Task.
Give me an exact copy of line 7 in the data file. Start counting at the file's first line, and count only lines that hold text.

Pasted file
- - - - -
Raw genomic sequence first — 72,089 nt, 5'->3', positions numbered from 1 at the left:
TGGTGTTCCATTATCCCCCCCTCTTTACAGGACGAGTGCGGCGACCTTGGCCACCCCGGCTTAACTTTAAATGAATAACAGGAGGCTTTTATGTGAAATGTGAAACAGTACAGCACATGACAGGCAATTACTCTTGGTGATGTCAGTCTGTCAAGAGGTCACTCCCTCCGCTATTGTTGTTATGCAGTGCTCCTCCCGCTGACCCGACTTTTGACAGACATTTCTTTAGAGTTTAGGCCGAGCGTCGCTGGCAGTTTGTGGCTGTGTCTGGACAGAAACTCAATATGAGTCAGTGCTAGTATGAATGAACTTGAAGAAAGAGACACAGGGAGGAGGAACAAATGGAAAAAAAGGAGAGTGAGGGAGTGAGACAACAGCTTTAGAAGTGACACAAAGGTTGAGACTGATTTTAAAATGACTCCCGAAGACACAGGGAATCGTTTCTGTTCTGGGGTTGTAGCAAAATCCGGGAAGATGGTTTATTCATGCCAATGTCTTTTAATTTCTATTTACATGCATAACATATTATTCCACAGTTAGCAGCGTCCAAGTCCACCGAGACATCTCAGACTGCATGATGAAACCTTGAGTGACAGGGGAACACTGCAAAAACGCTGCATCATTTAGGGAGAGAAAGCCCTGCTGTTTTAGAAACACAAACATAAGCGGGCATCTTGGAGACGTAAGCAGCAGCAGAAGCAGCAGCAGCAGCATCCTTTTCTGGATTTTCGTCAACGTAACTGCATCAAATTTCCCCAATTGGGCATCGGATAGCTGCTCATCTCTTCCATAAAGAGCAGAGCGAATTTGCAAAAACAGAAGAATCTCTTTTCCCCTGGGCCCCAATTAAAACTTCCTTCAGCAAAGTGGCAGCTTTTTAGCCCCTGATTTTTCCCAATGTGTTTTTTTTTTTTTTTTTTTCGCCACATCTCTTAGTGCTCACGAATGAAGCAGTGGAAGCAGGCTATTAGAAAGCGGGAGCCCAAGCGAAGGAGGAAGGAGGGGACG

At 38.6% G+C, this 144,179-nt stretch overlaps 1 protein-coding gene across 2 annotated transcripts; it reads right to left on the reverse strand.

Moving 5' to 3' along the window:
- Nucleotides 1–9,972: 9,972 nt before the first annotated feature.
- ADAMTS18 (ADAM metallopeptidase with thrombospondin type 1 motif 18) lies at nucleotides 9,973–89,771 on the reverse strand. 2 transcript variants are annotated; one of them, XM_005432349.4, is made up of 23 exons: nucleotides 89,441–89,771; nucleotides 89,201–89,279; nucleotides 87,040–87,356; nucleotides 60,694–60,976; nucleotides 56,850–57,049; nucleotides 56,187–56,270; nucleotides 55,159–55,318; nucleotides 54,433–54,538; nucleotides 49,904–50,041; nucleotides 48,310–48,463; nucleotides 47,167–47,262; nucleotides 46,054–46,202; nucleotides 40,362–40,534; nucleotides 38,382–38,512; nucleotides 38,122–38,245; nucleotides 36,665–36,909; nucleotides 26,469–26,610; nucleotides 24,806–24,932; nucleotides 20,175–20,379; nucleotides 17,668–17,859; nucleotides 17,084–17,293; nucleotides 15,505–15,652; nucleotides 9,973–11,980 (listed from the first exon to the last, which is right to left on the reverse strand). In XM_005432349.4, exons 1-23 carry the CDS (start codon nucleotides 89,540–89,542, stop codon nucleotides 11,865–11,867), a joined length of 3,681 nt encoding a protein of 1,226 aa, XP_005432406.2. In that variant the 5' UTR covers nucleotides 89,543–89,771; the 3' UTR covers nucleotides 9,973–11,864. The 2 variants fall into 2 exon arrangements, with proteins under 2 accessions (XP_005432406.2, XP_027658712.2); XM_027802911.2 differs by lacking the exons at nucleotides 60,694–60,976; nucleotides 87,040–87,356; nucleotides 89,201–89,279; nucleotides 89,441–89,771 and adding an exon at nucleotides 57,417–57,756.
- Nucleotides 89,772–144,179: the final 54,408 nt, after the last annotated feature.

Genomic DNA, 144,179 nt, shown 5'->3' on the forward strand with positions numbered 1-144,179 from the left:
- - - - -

- Nucleotides 89,772–144,179: the final 54,408 nt, after the last annotated feature.